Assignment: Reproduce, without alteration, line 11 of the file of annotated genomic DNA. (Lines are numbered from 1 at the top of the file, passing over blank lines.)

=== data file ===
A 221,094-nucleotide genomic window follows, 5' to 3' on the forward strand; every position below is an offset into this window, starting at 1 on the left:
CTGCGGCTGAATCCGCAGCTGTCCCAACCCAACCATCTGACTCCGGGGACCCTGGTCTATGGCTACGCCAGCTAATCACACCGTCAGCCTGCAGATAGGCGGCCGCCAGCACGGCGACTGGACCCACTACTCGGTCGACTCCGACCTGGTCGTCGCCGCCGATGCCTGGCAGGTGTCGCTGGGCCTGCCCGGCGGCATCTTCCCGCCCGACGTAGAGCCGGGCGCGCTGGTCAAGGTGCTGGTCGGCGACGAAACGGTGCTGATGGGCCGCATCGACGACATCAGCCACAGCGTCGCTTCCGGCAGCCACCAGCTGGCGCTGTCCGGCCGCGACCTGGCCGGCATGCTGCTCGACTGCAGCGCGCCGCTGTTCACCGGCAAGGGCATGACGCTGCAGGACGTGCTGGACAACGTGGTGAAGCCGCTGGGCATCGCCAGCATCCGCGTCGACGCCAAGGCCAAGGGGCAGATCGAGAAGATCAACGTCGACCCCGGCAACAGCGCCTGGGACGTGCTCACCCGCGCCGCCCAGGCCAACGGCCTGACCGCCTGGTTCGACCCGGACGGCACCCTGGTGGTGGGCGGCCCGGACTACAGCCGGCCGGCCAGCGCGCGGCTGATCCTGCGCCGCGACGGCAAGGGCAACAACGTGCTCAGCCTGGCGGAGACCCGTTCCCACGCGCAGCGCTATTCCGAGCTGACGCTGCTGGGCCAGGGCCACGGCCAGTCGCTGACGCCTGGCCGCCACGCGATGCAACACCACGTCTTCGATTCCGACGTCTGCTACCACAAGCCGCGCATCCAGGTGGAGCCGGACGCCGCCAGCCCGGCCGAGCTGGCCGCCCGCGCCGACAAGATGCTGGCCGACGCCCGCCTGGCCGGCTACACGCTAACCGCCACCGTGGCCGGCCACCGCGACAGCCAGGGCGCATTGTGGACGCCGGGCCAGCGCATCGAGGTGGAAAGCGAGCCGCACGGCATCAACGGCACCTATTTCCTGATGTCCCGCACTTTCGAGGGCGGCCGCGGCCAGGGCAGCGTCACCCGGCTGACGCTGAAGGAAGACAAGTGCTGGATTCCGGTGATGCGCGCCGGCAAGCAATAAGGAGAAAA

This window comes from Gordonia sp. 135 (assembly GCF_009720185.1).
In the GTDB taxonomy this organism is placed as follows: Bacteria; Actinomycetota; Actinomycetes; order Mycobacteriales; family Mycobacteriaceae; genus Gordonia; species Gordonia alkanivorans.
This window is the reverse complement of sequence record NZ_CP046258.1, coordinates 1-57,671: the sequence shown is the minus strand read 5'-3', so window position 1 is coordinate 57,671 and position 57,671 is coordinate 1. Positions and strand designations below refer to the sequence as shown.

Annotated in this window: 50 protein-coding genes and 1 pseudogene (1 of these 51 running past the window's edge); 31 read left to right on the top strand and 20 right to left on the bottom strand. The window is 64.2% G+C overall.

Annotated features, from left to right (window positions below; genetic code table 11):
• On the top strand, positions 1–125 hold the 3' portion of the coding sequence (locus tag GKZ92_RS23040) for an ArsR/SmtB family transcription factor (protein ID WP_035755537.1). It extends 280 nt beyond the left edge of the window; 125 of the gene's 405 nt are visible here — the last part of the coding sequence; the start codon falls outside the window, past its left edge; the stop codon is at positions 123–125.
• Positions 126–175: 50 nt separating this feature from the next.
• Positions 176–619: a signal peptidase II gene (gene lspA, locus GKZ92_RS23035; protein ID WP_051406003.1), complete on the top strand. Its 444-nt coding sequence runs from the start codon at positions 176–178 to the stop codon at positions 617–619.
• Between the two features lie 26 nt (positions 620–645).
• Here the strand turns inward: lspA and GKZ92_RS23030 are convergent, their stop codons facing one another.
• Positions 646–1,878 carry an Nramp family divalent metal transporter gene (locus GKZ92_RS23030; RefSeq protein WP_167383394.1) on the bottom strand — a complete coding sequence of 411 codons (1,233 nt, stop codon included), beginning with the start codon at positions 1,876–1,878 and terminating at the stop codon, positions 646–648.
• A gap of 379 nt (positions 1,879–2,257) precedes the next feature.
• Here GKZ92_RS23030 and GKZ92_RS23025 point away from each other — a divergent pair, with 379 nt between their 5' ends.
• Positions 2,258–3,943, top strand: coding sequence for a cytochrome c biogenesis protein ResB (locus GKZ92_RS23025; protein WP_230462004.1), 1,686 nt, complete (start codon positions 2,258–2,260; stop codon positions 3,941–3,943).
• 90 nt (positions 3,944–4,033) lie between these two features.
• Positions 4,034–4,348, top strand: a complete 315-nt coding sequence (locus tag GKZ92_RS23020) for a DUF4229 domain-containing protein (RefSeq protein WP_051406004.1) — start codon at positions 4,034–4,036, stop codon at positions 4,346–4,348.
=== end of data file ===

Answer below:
• Between the two features lie 26 nt (positions 620–645).